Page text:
Jul 7, 2013 at 11:58 pm #1305109
In my backpack there always is a poncho-tarp and 2 trekking poles, and with them I could build an A-frame shelter:
I'd like to add an "inner tent" to transform it in a nearly two-wall tent.
Are there some producer that produces some "generic" inner tent?
It should be something like this:
But, as poncho-tarp is not really big, I think it should be water-proof also on the 4 sides, and breathable only on the top.
No need it to be super-light (I'd prefer it to be super-cheap ;-) ), I simply don't want to carry a full tent when I already have poncho+poles that could be double-used as part of a tent system…Jul 8, 2013 at 7:54 am #2003678
[sigh] "Super-cheap" eliminated all of my suggestions…
You can get an inner bug shelter from people like Mountain Laurel Designs. I used theirs with a tarp last summer for 5 days in the Rockies, and it worked fine, but it's not waterproof all around. Perhaps you could complement a bug shelter with a light bivy, or just use a bivy alone?Jul 8, 2013 at 8:00 am #2003679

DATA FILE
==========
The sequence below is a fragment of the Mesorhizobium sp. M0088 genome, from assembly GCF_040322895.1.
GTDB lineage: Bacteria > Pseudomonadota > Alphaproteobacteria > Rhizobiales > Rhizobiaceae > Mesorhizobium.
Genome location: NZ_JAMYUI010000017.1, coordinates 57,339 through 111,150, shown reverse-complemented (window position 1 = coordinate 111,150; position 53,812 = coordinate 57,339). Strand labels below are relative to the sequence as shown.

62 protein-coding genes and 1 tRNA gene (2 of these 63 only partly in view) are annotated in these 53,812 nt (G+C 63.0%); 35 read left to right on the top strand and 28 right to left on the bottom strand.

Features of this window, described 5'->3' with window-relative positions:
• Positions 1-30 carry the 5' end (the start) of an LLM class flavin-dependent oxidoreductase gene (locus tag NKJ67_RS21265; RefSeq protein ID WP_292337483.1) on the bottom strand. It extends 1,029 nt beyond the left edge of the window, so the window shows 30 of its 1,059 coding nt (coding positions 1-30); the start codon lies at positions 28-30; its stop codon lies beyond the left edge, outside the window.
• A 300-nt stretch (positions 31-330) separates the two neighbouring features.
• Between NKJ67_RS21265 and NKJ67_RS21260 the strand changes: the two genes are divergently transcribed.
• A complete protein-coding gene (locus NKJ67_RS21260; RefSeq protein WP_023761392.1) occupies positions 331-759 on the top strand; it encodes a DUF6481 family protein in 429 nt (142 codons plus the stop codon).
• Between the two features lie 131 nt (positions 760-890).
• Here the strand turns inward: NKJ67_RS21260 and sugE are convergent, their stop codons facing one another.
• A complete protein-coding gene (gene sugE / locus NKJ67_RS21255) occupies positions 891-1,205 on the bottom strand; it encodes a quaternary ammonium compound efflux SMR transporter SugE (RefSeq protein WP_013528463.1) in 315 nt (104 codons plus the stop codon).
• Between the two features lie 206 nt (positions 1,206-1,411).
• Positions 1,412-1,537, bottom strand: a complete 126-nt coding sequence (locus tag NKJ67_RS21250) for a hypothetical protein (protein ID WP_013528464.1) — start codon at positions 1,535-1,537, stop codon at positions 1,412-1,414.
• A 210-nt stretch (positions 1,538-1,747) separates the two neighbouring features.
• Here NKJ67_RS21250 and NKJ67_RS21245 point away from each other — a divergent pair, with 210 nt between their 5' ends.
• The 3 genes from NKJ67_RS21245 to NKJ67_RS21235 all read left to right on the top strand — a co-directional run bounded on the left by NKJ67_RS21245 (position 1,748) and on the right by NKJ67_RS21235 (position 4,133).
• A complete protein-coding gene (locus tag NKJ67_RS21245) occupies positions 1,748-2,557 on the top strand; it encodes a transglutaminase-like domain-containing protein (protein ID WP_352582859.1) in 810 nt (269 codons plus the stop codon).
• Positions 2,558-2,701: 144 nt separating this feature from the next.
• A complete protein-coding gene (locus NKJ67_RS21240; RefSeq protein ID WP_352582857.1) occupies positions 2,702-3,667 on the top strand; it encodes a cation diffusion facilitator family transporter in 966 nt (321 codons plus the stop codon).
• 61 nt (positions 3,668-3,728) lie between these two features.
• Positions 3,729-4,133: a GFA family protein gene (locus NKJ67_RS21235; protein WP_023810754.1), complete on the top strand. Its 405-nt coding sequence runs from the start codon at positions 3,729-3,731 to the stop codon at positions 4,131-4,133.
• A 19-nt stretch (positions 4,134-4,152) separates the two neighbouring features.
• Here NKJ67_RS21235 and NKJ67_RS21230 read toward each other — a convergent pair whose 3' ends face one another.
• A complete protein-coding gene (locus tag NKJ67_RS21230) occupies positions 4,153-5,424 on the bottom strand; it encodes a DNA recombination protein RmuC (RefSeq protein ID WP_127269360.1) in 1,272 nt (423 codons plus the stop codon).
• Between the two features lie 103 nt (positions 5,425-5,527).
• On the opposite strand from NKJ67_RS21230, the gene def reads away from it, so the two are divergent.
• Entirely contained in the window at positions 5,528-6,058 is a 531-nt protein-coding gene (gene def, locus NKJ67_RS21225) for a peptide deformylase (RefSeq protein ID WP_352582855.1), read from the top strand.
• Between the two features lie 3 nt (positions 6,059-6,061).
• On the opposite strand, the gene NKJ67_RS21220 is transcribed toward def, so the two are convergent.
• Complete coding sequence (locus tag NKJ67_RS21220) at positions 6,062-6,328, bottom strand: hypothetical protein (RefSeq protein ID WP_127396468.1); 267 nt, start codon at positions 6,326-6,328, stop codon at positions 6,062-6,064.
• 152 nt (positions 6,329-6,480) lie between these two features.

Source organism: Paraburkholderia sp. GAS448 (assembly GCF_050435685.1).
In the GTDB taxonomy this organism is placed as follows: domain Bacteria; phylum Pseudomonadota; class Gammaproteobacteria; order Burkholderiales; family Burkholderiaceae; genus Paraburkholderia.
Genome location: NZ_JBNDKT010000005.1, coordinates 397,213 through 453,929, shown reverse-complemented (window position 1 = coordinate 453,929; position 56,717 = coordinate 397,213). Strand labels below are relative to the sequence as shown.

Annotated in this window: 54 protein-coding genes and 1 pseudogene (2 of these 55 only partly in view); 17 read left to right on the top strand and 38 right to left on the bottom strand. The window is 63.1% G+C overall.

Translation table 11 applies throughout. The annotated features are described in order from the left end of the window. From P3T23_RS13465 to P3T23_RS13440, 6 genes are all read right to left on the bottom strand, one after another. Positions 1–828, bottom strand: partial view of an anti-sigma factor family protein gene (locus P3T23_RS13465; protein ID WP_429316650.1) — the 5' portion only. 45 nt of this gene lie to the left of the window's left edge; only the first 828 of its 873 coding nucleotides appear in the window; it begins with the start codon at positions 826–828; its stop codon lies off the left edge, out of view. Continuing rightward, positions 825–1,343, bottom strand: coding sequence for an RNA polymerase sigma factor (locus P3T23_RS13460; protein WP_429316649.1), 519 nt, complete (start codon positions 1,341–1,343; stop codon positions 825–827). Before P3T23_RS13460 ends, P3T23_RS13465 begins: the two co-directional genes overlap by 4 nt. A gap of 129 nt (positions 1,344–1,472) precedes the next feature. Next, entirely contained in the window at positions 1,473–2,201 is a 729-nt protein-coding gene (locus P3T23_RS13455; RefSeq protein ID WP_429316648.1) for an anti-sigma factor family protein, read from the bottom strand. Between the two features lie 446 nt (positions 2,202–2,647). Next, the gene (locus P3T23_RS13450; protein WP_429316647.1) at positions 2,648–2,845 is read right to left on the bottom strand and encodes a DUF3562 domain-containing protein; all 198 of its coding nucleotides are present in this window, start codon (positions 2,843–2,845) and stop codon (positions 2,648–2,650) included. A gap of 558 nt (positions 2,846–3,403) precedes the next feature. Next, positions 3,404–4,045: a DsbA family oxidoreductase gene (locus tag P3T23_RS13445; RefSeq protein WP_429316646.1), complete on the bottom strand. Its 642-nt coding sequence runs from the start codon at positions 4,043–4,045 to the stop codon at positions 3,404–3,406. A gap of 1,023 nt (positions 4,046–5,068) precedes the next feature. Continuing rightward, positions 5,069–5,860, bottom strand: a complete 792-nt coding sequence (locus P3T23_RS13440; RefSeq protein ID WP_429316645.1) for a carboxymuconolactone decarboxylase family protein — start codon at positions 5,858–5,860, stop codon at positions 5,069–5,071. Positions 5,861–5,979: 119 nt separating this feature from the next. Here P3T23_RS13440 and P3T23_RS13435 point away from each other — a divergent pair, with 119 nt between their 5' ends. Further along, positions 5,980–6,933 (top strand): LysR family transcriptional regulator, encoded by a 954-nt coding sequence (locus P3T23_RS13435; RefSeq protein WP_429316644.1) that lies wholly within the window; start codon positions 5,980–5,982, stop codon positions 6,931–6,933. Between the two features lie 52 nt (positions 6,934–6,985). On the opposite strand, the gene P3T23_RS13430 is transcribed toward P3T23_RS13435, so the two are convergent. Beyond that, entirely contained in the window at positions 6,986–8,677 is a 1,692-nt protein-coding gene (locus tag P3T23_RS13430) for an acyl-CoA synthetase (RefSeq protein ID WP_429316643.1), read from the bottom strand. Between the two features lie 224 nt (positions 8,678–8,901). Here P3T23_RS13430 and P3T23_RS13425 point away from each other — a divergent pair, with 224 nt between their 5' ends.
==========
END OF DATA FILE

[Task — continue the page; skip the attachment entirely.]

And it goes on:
Well, tell me also the "non-super-cheap"… Now I'm curious ;-)Jul 8, 2013 at 10:26 am #2003729
@jbmcsr1Locale: Rocky Mountains
Give BearPaw Wilderness Designs a call. I know he does custom work. Take a look at the Net Tents or the Minimalist.Jul 8, 2013 at 11:15 am #2003747
I didn't know them…but they do really nice custom-built products!
Yes, my idea was something like extended "Minimalist 1" with front and back silnylon protections (perhaps with some modification to fit my poncho size)
Happy to know that adding 10oz to what already is in my backpack I could have a nice surrogate of a double-wall tent… ;-)Jul 8, 2013 at 12:56 pm #2003777
Hiking MaltoBPL Member